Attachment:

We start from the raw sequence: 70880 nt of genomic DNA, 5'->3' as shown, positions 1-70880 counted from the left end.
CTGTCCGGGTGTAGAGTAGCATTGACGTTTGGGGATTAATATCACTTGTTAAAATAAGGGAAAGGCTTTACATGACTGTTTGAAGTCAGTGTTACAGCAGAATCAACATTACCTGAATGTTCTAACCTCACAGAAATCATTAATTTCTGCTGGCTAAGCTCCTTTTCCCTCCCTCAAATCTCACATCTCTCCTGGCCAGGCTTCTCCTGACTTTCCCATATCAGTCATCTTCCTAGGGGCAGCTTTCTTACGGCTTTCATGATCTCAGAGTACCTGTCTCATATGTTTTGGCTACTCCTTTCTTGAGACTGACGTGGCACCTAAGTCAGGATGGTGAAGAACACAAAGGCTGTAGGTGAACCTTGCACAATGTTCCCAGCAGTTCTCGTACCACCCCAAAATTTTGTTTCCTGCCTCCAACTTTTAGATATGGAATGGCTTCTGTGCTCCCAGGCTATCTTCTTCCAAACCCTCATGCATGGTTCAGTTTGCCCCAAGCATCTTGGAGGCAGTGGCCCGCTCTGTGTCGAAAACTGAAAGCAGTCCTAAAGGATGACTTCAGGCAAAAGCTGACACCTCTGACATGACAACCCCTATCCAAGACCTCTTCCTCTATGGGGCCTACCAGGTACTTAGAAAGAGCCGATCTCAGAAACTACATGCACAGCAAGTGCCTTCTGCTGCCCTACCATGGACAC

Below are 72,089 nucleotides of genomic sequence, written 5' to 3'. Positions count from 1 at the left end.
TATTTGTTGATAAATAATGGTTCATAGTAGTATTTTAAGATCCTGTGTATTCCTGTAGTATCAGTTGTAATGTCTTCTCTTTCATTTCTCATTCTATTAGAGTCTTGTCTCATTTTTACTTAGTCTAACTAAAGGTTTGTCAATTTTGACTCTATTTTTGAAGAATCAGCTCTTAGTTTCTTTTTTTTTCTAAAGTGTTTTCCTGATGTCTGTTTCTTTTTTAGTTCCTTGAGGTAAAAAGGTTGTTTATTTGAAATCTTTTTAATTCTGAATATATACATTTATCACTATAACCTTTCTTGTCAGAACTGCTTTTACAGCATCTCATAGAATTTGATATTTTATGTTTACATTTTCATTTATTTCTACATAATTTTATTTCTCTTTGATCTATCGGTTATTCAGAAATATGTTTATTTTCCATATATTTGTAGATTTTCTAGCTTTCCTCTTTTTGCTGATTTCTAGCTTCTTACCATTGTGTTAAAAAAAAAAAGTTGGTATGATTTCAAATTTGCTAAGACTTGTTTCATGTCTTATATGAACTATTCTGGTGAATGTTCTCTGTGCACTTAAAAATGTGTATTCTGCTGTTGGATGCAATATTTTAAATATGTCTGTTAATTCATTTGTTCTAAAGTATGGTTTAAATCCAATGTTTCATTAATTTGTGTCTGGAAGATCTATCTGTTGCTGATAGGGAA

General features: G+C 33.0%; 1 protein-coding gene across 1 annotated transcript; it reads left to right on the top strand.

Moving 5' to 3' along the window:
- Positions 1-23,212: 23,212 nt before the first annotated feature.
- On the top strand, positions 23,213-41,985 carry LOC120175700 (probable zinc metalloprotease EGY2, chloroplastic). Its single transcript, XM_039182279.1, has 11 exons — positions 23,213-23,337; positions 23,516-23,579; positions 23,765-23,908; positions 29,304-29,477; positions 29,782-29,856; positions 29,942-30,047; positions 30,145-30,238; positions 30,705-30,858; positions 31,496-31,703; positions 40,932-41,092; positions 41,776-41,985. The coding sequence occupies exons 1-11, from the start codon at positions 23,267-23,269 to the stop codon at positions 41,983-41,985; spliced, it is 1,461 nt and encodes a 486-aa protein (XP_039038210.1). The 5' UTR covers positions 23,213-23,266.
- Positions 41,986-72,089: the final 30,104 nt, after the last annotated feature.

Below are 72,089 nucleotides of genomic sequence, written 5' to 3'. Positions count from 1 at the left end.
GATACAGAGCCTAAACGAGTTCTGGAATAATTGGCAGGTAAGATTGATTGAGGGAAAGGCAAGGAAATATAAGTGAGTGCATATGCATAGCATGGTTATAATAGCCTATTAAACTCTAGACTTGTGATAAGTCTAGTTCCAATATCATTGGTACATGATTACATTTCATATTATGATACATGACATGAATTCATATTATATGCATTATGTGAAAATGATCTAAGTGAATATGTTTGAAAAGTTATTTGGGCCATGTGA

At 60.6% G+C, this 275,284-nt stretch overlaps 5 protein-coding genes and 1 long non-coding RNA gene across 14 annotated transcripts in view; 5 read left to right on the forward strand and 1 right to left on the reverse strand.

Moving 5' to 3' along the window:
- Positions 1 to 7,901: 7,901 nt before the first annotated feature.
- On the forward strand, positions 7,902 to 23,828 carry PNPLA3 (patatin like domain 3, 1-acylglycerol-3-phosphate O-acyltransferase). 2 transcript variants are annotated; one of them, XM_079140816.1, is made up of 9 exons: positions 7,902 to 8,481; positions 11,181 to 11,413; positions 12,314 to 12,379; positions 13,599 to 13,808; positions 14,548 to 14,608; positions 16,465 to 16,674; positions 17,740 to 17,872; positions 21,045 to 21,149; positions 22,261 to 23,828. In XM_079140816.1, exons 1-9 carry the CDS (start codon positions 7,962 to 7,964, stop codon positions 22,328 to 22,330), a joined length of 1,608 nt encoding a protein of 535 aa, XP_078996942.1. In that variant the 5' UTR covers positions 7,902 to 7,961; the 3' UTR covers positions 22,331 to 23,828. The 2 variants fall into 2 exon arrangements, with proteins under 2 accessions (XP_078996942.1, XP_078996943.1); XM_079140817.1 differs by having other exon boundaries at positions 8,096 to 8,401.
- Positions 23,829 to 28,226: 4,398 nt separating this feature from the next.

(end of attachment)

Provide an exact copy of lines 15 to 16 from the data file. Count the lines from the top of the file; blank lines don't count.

- On the forward strand, positions 7,902 to 23,828 carry PNPLA3 (patatin like domain 3, 1-acylglycerol-3-phosphate O-acyltransferase). 2 transcript variants are annotated; one of them, XM_079140816.1, is made up of 9 exons: positions 7,902 to 8,481; positions 11,181 to 11,413; positions 12,314 to 12,379; positions 13,599 to 13,808; positions 14,548 to 14,608; positions 16,465 to 16,674; positions 17,740 to 17,872; positions 21,045 to 21,149; positions 22,261 to 23,828. In XM_079140816.1, exons 1-9 carry the CDS (start codon positions 7,962 to 7,964, stop codon positions 22,328 to 22,330), a joined length of 1,608 nt encoding a protein of 535 aa, XP_078996942.1. In that variant the 5' UTR covers positions 7,902 to 7,961; the 3' UTR covers positions 22,331 to 23,828. The 2 variants fall into 2 exon arrangements, with proteins under 2 accessions (XP_078996942.1, XP_078996943.1); XM_079140817.1 differs by having other exon boundaries at positions 8,096 to 8,401.
- Positions 23,829 to 28,226: 4,398 nt separating this feature from the next.